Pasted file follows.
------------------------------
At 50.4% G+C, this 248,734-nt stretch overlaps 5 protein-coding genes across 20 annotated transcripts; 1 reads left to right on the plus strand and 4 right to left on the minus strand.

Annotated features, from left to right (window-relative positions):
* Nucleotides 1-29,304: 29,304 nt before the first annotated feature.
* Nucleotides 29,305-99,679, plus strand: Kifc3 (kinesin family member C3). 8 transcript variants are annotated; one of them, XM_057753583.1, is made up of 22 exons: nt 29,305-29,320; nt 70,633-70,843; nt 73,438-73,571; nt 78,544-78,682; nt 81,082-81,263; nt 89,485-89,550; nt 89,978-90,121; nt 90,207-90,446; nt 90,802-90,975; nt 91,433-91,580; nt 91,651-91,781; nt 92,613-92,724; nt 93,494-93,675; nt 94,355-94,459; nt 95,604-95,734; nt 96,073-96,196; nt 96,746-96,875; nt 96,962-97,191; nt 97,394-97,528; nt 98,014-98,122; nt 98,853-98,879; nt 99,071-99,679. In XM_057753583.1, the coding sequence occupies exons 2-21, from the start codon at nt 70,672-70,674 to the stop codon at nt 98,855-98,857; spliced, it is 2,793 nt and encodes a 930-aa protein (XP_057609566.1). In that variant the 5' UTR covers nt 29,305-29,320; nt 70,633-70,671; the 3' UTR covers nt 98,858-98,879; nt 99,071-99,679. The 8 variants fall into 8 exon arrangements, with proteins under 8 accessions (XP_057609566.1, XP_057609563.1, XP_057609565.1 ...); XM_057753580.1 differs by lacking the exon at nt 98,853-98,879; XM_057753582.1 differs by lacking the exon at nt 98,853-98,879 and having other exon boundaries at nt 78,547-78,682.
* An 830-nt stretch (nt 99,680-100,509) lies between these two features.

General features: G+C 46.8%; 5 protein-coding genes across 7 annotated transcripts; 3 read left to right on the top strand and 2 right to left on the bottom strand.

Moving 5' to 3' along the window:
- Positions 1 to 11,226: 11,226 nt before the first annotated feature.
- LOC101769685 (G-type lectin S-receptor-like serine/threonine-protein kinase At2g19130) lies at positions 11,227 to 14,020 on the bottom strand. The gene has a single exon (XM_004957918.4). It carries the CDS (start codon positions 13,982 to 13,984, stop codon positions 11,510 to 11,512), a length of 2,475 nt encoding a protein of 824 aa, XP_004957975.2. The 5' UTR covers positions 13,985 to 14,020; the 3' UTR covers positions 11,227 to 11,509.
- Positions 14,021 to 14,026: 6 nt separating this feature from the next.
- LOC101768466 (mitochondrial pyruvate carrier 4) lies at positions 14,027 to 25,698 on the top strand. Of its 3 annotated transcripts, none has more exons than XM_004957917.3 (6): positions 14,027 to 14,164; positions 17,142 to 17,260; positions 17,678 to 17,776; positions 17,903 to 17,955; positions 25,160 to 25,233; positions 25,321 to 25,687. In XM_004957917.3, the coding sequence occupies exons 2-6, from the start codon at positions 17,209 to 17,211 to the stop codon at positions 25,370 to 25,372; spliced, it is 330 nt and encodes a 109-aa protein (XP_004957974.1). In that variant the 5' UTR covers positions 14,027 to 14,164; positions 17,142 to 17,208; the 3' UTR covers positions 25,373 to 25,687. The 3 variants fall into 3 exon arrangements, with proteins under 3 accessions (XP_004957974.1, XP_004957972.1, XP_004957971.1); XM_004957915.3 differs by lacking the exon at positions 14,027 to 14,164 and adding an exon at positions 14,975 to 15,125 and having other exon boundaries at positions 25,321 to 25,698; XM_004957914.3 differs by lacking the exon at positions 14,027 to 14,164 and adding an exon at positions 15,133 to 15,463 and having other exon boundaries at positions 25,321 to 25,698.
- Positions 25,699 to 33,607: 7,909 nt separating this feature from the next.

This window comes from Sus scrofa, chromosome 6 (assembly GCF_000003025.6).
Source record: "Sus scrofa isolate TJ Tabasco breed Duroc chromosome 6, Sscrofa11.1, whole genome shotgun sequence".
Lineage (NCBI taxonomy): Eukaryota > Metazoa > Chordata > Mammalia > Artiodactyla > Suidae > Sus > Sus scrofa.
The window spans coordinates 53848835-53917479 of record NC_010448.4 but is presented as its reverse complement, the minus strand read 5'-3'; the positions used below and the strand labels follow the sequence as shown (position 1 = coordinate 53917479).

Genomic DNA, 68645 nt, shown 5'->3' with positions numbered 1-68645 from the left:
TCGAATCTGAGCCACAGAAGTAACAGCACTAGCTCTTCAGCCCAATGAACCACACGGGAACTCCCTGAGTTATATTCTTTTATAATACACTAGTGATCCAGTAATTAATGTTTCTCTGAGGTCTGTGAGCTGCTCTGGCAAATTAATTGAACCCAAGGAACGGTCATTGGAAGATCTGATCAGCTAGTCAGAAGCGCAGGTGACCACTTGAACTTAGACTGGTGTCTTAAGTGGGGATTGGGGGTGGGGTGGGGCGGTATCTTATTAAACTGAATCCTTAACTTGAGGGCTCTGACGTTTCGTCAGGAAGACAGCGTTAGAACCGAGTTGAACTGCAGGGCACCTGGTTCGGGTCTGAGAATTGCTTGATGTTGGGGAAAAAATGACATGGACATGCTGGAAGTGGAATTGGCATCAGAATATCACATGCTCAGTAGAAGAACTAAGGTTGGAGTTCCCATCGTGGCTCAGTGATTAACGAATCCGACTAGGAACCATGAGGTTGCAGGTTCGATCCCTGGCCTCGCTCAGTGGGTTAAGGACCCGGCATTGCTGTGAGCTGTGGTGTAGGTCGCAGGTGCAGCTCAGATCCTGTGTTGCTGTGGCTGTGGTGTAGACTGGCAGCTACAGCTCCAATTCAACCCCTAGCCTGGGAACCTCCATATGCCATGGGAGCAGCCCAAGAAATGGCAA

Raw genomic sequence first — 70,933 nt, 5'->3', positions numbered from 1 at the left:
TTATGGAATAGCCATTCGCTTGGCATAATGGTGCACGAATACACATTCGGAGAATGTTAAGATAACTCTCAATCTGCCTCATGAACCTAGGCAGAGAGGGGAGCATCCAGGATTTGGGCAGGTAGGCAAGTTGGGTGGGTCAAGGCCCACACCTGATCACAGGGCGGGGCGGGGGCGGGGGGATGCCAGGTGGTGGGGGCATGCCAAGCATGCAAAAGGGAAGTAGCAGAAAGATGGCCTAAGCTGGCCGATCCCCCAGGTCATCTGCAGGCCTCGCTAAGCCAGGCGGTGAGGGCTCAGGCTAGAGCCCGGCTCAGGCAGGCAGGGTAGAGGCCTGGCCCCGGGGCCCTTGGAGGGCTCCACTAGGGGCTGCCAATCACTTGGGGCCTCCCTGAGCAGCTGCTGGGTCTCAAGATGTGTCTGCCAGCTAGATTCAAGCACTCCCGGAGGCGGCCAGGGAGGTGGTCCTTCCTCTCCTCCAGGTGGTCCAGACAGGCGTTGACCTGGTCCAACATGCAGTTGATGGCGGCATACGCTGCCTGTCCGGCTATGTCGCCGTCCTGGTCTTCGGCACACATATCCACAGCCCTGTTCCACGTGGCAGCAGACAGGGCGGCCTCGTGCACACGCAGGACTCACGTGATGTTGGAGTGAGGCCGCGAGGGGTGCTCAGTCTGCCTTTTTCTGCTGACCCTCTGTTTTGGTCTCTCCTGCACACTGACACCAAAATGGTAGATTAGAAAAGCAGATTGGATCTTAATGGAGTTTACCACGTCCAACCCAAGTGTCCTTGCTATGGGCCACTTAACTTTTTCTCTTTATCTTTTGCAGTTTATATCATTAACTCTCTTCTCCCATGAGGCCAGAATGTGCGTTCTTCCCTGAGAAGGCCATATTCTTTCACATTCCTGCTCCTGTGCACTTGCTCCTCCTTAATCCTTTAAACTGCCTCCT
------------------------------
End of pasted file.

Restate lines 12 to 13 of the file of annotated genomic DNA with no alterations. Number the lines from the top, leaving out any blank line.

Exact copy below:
- Positions 25,699 to 33,607: 7,909 nt separating this feature from the next.

This window comes from Sus scrofa, chromosome 6 (assembly GCF_000003025.6).